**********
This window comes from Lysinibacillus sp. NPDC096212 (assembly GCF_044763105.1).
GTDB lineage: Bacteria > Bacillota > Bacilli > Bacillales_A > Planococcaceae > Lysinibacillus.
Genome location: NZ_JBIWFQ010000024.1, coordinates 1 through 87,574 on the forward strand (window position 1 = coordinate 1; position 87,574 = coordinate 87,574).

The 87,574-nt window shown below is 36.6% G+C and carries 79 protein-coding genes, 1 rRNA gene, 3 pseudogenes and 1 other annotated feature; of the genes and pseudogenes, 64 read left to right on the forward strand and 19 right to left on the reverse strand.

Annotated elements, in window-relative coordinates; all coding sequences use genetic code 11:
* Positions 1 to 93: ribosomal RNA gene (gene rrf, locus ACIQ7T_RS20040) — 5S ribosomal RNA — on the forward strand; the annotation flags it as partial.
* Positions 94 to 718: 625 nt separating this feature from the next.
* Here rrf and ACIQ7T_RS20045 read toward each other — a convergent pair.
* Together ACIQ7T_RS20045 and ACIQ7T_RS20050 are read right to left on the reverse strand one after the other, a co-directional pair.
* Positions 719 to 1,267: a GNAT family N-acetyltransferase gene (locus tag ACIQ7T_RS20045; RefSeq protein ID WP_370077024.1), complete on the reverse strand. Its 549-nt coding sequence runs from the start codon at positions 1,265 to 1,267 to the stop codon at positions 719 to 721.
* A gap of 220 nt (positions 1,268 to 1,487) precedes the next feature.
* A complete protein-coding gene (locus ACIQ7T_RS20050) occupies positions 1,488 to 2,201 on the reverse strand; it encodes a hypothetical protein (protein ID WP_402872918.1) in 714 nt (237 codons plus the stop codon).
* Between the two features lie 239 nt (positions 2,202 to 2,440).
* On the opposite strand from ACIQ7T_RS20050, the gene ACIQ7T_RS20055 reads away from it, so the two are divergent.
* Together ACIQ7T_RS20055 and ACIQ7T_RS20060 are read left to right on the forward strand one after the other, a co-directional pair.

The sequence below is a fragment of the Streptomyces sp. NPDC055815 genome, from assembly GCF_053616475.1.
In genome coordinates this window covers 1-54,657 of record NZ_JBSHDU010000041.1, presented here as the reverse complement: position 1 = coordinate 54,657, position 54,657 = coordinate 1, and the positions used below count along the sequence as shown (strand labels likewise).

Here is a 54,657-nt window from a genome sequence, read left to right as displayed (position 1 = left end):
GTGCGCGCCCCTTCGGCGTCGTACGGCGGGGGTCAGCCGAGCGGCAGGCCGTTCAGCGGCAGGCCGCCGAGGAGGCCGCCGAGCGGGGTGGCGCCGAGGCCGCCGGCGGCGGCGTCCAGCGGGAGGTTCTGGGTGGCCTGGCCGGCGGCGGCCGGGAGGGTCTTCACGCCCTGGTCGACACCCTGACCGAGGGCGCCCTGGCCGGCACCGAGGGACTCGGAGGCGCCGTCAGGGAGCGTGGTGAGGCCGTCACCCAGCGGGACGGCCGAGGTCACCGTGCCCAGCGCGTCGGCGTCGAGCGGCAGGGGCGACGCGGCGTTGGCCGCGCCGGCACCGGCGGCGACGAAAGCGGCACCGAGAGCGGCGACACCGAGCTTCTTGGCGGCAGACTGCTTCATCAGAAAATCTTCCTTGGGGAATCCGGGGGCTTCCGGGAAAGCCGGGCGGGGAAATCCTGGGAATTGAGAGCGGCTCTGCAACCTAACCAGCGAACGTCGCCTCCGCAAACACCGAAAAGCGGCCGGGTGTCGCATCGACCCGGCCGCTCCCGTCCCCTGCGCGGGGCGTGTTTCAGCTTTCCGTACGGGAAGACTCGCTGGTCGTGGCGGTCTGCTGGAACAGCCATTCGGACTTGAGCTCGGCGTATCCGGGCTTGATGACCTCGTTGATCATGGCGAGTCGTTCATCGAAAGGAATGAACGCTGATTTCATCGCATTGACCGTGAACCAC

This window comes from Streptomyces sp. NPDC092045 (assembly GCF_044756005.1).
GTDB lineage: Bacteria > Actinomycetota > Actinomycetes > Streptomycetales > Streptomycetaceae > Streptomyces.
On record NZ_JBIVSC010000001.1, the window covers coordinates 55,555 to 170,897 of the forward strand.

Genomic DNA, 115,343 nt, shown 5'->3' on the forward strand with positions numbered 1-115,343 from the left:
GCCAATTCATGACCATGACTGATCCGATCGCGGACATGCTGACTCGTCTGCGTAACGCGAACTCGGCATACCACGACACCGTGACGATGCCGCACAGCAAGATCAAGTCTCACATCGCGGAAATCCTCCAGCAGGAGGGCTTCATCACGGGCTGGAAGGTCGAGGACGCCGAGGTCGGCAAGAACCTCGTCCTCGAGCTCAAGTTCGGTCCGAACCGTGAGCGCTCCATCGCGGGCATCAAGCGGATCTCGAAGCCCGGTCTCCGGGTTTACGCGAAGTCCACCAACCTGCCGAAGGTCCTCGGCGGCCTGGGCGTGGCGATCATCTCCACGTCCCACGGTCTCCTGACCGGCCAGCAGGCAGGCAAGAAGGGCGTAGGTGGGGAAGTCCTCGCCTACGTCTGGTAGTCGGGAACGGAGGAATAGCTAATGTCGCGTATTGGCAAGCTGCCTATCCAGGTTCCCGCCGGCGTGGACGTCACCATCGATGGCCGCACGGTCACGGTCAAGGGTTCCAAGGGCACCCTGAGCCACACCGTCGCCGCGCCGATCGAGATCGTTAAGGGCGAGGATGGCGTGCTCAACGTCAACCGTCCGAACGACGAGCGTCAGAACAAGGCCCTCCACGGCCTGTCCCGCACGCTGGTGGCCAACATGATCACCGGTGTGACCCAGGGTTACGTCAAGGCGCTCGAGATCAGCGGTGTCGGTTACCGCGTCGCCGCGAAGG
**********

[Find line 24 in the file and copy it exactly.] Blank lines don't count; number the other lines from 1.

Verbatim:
GCCAATTCATGACCATGACTGATCCGATCGCGGACATGCTGACTCGTCTGCGTAACGCGAACTCGGCATACCACGACACCGTGACGATGCCGCACAGCAAGATCAAGTCTCACATCGCGGAAATCCTCCAGCAGGAGGGCTTCATCACGGGCTGGAAGGTCGAGGACGCCGAGGTCGGCAAGAACCTCGTCCTCGAGCTCAAGTTCGGTCCGAACCGTGAGCGCTCCATCGCGGGCATCAAGCGGATCTCGAAGCCCGGTCTCCGGGTTTACGCGAAGTCCACCAACCTGCCGAAGGTCCTCGGCGGCCTGGGCGTGGCGATCATCTCCACGTCCCACGGTCTCCTGACCGGCCAGCAGGCAGGCAAGAAGGGCGTAGGTGGGGAAGTCCTCGCCTACGTCTGGTAGTCGGGAACGGAGGAATAGCTAATGTCGCGTATTGGCAAGCTGCCTATCCAGGTTCCCGCCGGCGTGGACGTCACCATCGATGGCCGCACGGTCACGGTCAAGGGTTCCAAGGGCACCCTGAGCCACACCGTCGCCGCGCCGATCGAGATCGTTAAGGGCGAGGATGGCGTGCTCAACGTCAACCGTCCGAACGACGAGCGTCAGAACAAGGCCCTCCACGGCCTGTCCCGCACGCTGGTGGCCAACATGATCACCGGTGTGACCCAGGGTTACGTCAAGGCGCTCGAGATCAGCGGTGTCGGTTACCGCGTCGCCGCGAAGG